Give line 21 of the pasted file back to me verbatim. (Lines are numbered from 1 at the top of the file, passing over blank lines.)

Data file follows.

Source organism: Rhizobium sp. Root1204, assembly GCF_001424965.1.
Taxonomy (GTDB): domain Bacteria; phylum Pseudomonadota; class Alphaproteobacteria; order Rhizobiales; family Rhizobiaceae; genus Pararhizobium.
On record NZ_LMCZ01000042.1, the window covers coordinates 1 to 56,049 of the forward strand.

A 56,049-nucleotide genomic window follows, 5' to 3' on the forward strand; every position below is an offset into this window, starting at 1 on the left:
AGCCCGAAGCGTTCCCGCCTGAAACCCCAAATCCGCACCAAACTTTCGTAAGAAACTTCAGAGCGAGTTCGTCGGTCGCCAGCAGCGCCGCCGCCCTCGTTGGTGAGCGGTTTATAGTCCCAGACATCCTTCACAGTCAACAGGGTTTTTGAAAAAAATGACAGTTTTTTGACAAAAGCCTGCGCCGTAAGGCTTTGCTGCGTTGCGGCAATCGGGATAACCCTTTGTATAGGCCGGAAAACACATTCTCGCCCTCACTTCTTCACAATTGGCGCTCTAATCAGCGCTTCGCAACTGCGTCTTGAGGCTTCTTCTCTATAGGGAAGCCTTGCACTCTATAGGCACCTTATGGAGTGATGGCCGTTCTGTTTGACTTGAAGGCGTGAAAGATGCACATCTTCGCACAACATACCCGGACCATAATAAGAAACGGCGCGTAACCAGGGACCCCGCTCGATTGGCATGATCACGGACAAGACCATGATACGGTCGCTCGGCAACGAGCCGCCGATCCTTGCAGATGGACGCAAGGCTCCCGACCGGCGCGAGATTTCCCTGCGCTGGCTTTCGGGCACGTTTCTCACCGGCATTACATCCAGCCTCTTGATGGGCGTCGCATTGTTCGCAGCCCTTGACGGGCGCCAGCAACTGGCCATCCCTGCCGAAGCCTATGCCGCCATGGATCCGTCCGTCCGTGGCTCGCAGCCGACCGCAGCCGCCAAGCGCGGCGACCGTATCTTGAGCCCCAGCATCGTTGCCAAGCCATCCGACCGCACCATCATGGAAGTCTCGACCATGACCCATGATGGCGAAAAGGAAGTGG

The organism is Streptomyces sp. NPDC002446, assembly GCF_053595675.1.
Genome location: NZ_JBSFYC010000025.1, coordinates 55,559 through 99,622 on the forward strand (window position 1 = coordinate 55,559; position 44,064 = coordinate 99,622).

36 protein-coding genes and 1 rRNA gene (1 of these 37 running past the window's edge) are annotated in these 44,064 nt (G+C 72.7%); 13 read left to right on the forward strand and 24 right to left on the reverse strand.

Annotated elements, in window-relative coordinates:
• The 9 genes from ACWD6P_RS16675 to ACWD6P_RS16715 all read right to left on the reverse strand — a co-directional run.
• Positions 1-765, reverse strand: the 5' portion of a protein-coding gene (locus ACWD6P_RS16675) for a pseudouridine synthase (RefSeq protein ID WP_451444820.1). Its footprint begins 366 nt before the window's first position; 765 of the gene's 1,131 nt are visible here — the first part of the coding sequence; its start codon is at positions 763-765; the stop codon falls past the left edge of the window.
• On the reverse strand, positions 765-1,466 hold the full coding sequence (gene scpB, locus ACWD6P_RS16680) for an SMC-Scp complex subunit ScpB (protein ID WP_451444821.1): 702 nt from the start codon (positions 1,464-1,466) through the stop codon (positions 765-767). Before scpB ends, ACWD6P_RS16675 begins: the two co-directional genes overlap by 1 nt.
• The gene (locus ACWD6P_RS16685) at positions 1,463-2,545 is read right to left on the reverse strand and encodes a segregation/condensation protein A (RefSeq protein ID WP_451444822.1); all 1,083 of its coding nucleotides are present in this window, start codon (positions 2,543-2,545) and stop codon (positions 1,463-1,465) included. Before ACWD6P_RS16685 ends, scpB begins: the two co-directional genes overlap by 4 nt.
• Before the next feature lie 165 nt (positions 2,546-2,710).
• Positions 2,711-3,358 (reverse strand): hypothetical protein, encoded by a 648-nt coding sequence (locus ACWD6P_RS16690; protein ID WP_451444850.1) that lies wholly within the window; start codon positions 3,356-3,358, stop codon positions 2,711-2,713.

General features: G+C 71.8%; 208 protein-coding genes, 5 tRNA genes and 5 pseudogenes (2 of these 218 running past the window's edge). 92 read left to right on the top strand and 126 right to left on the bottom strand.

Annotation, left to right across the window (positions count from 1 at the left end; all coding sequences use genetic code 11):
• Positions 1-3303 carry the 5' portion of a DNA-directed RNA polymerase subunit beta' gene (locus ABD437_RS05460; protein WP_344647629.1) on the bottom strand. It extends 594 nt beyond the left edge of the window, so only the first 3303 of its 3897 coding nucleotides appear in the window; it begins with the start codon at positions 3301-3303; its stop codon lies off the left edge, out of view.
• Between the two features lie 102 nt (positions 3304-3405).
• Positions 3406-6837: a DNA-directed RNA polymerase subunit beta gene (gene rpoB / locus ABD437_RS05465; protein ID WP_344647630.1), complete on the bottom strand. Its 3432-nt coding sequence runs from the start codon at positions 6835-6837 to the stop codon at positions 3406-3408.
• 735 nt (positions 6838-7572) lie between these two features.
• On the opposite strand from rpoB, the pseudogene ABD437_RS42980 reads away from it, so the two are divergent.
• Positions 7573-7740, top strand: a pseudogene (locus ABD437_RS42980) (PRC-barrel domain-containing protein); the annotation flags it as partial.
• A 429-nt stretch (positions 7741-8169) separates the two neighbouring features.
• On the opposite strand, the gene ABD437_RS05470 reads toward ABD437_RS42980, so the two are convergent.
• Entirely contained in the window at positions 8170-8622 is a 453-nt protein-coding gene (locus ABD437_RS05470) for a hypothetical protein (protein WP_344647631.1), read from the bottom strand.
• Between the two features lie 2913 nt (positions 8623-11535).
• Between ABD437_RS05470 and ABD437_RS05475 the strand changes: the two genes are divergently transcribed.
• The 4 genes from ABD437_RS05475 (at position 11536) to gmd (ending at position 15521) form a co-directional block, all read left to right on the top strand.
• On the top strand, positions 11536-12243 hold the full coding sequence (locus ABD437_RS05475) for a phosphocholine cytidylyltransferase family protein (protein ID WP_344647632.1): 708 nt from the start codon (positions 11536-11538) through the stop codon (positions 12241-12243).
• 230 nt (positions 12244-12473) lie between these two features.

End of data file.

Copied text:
• 735 nt (positions 6838-7572) lie between these two features.